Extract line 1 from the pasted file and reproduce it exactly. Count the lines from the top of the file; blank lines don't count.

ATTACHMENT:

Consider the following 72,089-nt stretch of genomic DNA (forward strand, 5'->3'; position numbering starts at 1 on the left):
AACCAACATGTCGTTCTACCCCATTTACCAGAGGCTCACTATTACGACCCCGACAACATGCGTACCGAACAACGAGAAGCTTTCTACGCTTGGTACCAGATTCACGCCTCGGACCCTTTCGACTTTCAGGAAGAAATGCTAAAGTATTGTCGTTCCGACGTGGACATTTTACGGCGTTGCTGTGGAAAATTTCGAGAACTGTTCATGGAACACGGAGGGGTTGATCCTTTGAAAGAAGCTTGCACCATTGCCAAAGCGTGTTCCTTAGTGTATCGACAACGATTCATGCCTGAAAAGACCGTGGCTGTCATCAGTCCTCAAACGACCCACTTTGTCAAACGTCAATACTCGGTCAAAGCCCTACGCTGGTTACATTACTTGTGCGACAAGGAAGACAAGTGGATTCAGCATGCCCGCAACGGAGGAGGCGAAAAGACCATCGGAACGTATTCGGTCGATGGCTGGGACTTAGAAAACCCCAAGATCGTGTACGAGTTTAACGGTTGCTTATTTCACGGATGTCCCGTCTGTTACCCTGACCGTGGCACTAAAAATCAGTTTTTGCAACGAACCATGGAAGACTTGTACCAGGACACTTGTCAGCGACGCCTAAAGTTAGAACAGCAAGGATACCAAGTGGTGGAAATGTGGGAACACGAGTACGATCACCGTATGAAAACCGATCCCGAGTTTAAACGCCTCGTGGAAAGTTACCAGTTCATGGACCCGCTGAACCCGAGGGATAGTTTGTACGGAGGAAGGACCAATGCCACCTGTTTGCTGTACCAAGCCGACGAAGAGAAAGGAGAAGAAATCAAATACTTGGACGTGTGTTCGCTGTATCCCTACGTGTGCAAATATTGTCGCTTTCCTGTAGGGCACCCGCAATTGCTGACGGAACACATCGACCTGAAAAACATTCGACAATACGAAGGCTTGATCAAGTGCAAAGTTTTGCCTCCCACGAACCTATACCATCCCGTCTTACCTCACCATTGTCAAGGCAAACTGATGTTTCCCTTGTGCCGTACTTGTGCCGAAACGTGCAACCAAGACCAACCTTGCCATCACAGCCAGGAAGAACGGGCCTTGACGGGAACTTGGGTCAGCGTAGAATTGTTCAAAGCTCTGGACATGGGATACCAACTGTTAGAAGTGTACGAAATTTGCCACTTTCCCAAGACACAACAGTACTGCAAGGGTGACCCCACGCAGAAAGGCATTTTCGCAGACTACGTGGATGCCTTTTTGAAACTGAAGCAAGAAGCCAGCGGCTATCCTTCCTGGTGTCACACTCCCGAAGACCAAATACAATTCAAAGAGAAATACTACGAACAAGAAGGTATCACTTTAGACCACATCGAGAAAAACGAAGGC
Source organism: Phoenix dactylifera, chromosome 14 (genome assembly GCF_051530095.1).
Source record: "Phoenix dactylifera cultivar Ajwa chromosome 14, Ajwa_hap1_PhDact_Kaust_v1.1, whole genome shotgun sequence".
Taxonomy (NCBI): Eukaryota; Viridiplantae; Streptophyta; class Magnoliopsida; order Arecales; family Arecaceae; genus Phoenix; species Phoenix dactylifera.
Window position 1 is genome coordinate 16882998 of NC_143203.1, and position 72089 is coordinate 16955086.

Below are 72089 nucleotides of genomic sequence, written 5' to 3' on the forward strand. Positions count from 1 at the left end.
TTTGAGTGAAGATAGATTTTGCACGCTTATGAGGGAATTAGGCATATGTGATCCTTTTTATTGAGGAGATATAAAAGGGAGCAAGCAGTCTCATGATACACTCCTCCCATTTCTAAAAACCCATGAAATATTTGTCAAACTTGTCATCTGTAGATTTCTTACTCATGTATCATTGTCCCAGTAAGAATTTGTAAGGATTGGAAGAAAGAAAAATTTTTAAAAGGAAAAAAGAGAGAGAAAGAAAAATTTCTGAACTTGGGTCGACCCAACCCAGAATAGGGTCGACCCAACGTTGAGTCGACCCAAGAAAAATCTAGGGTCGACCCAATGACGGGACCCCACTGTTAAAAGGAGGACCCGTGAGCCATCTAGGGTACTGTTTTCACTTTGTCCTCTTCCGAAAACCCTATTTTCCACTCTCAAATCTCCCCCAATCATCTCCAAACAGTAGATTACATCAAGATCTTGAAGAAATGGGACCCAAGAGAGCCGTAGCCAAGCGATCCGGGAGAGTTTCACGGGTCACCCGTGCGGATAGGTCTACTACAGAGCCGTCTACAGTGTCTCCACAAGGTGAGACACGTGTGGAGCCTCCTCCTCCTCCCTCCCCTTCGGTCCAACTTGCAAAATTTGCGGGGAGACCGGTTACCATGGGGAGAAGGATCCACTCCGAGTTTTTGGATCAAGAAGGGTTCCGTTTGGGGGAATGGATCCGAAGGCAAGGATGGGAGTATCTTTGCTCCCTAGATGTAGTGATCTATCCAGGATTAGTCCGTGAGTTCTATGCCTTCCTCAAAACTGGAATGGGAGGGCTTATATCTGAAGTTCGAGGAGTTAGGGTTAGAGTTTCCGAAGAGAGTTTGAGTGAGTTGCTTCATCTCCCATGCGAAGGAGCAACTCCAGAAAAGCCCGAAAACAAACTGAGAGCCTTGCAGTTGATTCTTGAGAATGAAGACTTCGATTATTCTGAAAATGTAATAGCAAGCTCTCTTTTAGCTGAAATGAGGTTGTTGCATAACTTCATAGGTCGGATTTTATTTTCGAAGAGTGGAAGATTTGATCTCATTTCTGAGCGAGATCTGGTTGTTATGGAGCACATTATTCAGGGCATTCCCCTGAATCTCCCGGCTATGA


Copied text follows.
Consider the following 72,089-nt stretch of genomic DNA (forward strand, 5'->3'; position numbering starts at 1 on the left):